Articles and Updates from Phoenix Children's
All patients being admitted to Phoenix Children's Hospital or having a surgery must receive a COVID-19 swab. And we know that these swab tests can be a challenge: It’s important to help our patients and families find the best ways to cope with this type of procedure.
Even though COVID-19 tests are new, we can use the skills that have been proven to work over many years of research.
Prepare your child on what to expect (this will depend on age and cognitive level)
Explain what the test is. Saying things like “This test will help let us know if you have this virus” and “We have to learn this so we know the best way to keep you safe and healthy” will help you provide your child with some context and perspective. You can then explain what will happen next. This can include length of time and the equipment used by medical staff. Saying “The doctors and nurses will be wearing masks and gowns. They will use something like a long Q-tip to touch the inside of your nose while they count to ten” will give them a better idea of what will happen and how long it will take, in words and metrics they can understand. You should also share expectations, like “You need to stay as still as possible” and “Let’s see who can be as still as a statue. Go!” These tools will involve you in the process and help them feel less alone. You, as the caregiver, will be with them every step of the way.
Practice coping skills ahead of time
Even the smartest child does not think or cope like an adult. Adults know the test will be over quickly and holding still will make the procedure as painless as possible. A child knows that having a swab in their nose doesn’t feel good and wants it to stop. However, if you give children some key coping skills and practice those skills with them during the procedure, it will be a much easier process for everyone involved.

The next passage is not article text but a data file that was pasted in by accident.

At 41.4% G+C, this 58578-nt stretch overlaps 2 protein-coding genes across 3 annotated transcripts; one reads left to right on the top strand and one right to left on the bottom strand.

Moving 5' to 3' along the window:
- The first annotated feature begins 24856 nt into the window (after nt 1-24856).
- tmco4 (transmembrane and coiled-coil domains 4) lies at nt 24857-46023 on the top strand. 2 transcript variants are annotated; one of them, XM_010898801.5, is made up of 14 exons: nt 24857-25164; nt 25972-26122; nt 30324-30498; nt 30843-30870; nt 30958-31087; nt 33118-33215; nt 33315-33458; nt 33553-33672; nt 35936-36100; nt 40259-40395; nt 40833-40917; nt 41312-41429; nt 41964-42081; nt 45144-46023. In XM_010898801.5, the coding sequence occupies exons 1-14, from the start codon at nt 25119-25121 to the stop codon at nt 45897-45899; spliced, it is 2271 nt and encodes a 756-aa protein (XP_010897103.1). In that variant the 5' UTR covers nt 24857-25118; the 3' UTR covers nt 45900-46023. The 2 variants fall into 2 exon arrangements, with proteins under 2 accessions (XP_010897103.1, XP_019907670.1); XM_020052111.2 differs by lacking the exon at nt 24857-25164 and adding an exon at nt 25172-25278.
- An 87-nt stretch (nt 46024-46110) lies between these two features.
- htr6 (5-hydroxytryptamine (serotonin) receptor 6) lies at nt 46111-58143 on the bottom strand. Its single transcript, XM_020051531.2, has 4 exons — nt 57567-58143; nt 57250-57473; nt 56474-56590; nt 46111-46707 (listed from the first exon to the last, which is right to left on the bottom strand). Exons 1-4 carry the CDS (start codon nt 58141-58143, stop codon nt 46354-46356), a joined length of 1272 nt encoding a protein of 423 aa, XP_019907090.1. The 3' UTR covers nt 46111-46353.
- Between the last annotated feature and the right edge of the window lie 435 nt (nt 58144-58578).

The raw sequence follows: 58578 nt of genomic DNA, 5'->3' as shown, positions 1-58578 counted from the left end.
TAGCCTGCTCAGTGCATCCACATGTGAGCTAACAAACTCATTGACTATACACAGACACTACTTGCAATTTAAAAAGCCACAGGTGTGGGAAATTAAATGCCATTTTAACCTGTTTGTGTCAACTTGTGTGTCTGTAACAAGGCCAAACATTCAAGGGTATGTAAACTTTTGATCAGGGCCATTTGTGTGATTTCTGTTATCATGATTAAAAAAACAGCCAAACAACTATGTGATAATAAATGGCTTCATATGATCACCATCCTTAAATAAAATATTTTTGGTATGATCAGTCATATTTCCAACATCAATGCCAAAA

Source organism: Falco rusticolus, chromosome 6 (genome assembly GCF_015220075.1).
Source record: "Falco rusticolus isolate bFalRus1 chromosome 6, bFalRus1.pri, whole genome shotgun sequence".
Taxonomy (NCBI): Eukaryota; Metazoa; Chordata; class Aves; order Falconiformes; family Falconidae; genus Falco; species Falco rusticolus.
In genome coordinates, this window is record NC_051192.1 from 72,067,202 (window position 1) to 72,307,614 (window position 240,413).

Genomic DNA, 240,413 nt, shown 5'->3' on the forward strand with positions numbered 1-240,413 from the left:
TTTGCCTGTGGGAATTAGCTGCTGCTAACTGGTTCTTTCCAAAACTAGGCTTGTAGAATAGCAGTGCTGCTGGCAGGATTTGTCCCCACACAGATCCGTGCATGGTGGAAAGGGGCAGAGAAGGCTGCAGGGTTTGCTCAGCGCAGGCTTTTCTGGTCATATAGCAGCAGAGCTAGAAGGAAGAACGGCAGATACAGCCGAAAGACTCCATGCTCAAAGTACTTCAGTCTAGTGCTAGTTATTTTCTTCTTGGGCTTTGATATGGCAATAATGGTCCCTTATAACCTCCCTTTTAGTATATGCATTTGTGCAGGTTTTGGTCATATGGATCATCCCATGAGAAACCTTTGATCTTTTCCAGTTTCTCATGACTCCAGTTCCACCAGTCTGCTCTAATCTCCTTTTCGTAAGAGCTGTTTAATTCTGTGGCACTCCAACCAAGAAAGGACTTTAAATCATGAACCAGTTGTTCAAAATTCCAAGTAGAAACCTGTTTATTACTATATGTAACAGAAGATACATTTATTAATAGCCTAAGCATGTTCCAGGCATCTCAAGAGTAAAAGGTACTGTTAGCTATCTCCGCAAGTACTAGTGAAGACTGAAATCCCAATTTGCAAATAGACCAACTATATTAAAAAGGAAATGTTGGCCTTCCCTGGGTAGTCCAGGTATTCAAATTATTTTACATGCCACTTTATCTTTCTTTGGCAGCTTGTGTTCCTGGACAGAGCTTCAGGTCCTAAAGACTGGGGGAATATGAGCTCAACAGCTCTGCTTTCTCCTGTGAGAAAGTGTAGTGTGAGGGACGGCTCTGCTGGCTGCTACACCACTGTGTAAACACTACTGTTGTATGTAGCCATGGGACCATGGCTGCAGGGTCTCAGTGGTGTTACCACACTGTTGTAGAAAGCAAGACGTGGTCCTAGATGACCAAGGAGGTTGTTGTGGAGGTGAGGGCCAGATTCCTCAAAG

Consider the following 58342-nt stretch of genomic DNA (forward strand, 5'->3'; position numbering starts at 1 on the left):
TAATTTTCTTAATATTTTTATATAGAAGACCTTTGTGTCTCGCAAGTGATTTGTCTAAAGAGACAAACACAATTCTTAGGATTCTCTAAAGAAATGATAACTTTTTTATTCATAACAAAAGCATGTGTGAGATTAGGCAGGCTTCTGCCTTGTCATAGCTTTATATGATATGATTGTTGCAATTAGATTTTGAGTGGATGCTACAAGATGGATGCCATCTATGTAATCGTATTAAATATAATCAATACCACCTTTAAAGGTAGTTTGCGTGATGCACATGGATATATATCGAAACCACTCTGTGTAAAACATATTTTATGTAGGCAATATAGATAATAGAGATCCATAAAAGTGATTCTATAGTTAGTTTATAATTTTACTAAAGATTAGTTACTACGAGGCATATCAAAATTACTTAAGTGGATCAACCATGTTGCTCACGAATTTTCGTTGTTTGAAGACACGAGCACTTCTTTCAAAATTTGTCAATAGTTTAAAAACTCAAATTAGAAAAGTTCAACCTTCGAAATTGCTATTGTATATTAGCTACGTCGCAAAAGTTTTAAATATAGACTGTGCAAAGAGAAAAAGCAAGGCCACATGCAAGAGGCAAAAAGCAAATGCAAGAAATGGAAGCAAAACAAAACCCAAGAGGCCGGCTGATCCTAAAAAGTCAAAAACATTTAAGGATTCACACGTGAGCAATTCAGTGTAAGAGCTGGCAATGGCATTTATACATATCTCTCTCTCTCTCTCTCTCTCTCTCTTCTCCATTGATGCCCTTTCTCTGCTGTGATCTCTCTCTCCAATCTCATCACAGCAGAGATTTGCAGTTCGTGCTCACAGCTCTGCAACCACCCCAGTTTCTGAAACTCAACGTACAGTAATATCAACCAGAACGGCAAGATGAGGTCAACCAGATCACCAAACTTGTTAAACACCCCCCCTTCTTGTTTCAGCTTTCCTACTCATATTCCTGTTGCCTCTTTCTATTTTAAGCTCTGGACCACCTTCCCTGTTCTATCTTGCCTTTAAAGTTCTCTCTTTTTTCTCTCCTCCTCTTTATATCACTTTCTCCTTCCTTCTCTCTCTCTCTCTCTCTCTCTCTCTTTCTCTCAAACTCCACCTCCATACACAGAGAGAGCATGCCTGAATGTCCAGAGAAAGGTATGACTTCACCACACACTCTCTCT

Prior to testing, ‘medical play’ can especially help younger children appropriately understand and expect what will happen. Depending on your child’s age, you can add some medical play with stuffed animals and other toys. Let your child pretend to swab their stuffed animal with a Q-tip while you narrate the coping skills the animal is using like, “Bear wants to sit in my lap to help her stay still. Does she want to count out loud with us?” Figure out where your child will be most comfortable: Usually, your child will want to sit in your lap with their back against your chest. You might want to turn your head to the side to protect your chin just in case your child gets startled and pulls his/her head back quickly.
Importantly, you can educate others and advocate for your child that research unmistakably demonstrates children should never be held down during procedures.
If you have to do drive-thru testing, join your child in the back of the car. Remove them from the car seat before the test. You don’t want them to associate the car seat with a possibly stressful experience of receiving a nasal swab when they likely have to use the car seat daily.
You can practice deep breathing, or you can call it “slow, soft” breathing ahead of time. One way is the classic approach of using bubbles, which also provides something they can see and touch. You can also practice progressive muscle relaxation before the swab. To practice, ask your child to tighten each muscle at a time very slightly, for about five seconds, and then let them loosen and relax for 10 seconds. The muscle groups can range from forehead, nose, shoulders, arms, stomach and legs. Basically, anywhere you can squeeze and relax a muscle. Another trick involves Play-Doh or Model Magic. Have your child squeeze the Play-Doh for five seconds, which brings their attention to the Play-Doh’s movement through their fingers. Have your child relax their hands for 10 seconds and repeat as many times as you would like.